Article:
Dakshineshwar skywalk to be opened by February 2018
Kolkata: The skywalk to Dakshineshwar temple will be thrown open for pilgrims by February 2018. However, the trial run is expected to commence in the month of December. State Urban
Development minister Firhad Hakim paid a visit to the site on Saturday to monitor the progress of work.
"I have made it clear that safety, security and quality should be given top priority and there should be no compromise on these three aspects," Hakim said.
It is learnt that the minister expressed his displeasure over the progress of work with the state government hopeful of opening it to pilgrims before Kalpataru Utsav, an annual religious festival observed every year on January 1.
A senior official of Kolkata Metropolitan Development Authority (KMDA), the implementing agency said that the agency Adhunik Infrastructure associated with the structural job of the skywalk had attributed heavy rain during the monsoon behind the delay in construction work.
RITES, that has been entrusted with the quality checking of the skywalk, had been doing thorough checking of the iron structures time to time to ensure that quality is not at all compromised with. The minister also chaired a meeting with senior officials of RITES, Adhunik Infrastructure and other concerned officials. Secretary of the Dakshineshwar Temple Committee Kushal Chowdhury was also present in the meeting.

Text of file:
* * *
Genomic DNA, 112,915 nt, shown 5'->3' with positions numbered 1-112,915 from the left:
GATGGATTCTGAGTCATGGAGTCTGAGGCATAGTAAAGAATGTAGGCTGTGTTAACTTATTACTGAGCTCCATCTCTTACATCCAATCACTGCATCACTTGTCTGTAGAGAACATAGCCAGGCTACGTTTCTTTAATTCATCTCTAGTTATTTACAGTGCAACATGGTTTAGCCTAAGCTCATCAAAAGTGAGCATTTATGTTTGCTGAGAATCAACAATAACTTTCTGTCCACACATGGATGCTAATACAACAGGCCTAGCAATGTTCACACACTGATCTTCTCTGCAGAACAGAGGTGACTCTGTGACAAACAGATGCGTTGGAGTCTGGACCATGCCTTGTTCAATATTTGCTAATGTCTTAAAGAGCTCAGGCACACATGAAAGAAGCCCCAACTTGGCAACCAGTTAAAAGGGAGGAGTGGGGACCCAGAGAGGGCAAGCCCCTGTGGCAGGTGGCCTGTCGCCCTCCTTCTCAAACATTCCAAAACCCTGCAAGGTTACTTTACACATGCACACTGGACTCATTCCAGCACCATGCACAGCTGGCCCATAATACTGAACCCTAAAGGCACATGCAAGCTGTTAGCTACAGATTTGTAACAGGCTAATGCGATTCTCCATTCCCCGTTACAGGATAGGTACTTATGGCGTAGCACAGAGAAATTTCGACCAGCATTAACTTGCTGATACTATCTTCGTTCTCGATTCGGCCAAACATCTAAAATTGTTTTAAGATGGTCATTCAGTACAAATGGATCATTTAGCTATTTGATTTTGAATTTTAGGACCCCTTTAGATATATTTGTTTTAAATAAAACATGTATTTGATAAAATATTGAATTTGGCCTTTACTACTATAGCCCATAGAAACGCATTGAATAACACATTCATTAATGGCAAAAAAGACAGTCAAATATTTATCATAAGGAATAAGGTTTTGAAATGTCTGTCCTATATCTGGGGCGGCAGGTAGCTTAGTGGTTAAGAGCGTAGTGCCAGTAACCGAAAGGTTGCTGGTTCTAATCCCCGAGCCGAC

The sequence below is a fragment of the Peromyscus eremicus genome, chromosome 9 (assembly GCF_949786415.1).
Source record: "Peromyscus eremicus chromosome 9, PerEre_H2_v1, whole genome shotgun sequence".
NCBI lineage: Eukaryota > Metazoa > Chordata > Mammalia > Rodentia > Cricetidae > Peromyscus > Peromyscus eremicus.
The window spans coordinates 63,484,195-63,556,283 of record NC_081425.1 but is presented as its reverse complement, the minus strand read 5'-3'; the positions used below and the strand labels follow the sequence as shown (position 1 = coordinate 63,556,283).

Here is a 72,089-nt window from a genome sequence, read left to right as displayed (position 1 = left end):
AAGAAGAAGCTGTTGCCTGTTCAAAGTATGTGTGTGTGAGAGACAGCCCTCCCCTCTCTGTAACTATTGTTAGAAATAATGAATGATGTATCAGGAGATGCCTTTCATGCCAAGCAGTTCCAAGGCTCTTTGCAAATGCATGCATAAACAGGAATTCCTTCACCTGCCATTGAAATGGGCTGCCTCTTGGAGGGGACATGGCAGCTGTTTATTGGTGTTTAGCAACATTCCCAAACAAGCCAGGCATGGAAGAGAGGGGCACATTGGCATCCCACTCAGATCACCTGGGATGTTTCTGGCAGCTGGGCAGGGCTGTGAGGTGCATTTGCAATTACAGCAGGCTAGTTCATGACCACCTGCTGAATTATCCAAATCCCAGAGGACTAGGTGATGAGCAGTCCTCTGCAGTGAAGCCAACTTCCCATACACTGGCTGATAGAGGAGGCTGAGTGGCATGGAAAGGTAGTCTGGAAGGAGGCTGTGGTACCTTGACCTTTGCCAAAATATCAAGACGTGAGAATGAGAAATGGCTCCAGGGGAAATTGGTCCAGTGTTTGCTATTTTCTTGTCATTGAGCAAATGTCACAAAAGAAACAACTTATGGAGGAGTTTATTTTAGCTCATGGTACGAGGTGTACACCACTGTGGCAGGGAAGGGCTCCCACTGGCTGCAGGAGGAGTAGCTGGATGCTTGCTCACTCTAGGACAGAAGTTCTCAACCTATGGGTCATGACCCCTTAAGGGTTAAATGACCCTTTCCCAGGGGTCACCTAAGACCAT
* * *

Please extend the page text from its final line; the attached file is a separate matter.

Hakim assured that the road leading to the shrine that has been damaged due to heavy rain will be repaired on a war footing.
The Rs 65 crore-project will not only ease traffic congestion but will also ensure a uni-directional clash-free movement of devotees, visiting the Dakshineswar Kali Temple. The temple draws 1.3 crore devotees including foreign pilgrims annually.
Designed by architecture firm Forum International, the 10.5 metre skywalk will offer a seamless connectivity to and from the temple. It will be bridged with elevated Dakshineswar stations — both suburban and the Metro.
The crystallised design structure has 12 escalators, four elevators and eight staircases to ease the walk for the senior citizen, the poor in health and specially-abled persons. The skywalk will also have space for 200 shops.
Built in 1855 by Rani Rashmoni, the temple became one of the biggest spots for Hindu pilgrims because of its association with Bengal's one of the greatest ascetic saints Sri Ramakrishna Paramahamsa.
Though it draws pilgrims round the year, the only point of access is a single 10.5-metre wide road that thousands of locals use for their commute. Shops and kiosks that have sprung up over the years have also forced pedestrians off the sidewalks and onto the road. The road thus remains heavily congested particularly on festival days.
"The skywalk will surely be a solution that the pilgrims have been eagerly looking for," a KMDA official said.